In recent years, we’ve had one heck of a time honoring Christopher Columbus. For that reason, this year’s turnout for the parade was superb! Nearly 100 floats and marching groups took part — a record number! The ABC 7 camera crew and the emcee had their hands full keeping tracking of each group that they were tasked with identifying as they came into range of the TV cameras along State Street.
There were many floats full of people expressing their Italian love. It was my good fortune to drive out to Casa Italia to take a bus to Our Lady of Pompeii for Mass. Immediately after the mass, everyone headed to Arrigo Paark for a wreath-laying ceremony sponsored by the Order Sons and Daughters of Italy in America. Immediately afterward, we boarded the bus to Wacker Drive to take part in the parade. I joined with my fellow members of the Leon d’Oro Lodge and officers of the Grand Lodge of Illinois and Wisconsin for the State Street procession.
Throughout the day, at every single event I was part of, we were graced by the beauty and talent of Daniela Crocco. She sang the Ave Maria at Mass, sang at the wreath laying and entertained everyone waiting for the parade to begin. Once the parade got rolling, it was really great to follow the float Daniela was on as the crowd gave their approval to her vocal renderings of well-known Italian songs. The connection with the audience created an electricity that definitely added to this year’s display of everyone’s love for our Italian American heritage.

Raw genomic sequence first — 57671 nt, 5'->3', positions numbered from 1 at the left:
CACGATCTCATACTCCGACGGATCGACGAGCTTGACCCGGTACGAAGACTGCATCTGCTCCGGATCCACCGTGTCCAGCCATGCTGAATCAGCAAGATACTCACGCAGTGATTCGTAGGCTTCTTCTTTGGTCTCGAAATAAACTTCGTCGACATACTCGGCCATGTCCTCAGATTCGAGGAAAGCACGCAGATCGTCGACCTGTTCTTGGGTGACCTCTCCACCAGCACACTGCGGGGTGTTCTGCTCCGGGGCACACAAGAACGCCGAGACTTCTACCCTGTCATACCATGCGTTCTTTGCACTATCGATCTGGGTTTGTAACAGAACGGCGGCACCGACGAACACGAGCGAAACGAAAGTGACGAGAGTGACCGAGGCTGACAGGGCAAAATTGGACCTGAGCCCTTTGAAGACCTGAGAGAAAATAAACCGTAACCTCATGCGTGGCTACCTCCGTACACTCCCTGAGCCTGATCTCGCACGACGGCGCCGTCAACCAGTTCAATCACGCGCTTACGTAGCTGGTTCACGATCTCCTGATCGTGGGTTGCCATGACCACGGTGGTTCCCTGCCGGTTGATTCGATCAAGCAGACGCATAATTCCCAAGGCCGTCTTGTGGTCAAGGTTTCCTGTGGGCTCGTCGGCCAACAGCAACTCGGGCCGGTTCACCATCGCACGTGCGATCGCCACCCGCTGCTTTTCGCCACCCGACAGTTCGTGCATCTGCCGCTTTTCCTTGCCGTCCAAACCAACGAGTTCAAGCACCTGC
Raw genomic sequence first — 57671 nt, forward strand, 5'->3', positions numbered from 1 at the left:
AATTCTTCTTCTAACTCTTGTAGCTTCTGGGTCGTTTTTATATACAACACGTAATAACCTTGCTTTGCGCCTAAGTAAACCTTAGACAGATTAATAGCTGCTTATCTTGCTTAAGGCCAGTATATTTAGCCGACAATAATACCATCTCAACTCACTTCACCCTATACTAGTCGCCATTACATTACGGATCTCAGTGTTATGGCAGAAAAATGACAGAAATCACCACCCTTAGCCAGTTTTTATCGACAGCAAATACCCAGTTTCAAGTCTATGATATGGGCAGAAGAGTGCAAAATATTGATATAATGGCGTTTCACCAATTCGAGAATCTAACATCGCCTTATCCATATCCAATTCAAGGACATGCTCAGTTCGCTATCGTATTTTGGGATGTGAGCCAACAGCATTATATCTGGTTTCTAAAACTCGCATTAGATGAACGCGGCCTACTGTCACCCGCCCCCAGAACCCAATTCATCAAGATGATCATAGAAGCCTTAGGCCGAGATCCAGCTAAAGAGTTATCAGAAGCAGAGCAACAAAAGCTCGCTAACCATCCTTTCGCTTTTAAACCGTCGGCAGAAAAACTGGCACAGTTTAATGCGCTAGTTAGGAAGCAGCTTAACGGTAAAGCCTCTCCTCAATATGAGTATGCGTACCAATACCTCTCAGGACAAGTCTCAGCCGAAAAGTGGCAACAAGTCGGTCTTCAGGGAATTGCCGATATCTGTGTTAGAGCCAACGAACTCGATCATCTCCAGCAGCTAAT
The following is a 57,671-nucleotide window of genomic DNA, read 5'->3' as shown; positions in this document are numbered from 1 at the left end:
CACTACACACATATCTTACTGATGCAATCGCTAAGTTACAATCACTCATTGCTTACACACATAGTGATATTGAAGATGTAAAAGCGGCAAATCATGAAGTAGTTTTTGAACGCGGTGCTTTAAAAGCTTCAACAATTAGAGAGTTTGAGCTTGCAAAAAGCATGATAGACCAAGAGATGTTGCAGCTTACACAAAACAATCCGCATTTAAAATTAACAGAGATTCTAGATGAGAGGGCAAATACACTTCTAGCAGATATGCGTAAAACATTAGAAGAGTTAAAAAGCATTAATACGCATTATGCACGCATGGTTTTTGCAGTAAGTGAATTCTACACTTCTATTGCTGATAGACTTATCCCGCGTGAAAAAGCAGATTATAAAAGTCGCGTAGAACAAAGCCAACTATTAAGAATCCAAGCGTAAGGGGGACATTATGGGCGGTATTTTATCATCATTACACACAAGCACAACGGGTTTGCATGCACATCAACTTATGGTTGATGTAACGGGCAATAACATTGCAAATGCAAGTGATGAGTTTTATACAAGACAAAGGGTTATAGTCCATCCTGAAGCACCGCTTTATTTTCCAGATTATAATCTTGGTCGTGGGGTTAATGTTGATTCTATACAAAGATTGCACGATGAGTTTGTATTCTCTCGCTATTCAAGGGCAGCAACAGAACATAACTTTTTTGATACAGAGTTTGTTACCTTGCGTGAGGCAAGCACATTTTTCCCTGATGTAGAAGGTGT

The end of a long day was a gastronomical feast sponsored by many vendors and managed, as always, by an indispensable and faithful team of volunteers and workers. I knew many of them and humbly thank them: Nancy Cometa, Darrell Marchioretto, Paul Basile, Deb Yacino, and the rest of the volunteers. The crowds dined, drank and laughed for hours in the warm weather as they enjoyed their reward for taking part in the festivities honoring their Italian American Heritage.
My book “Petals from Roseland: Fond Memories of Chicago’s Roseland, Pullman and Kensington Neighborhoods” has sold more than 600 copies since it became available a year ago. I’m thankful for the opportunity to have provided so many fond memories of the Roseland we all grew up in. I have some copies of the book available if anyone is interested in sharing or revisiting their life in Roseland. Contact me at email@example.com or 11403 S. St. Lawrence Ave., Chicago, Ill. 60628; 773-701-6756.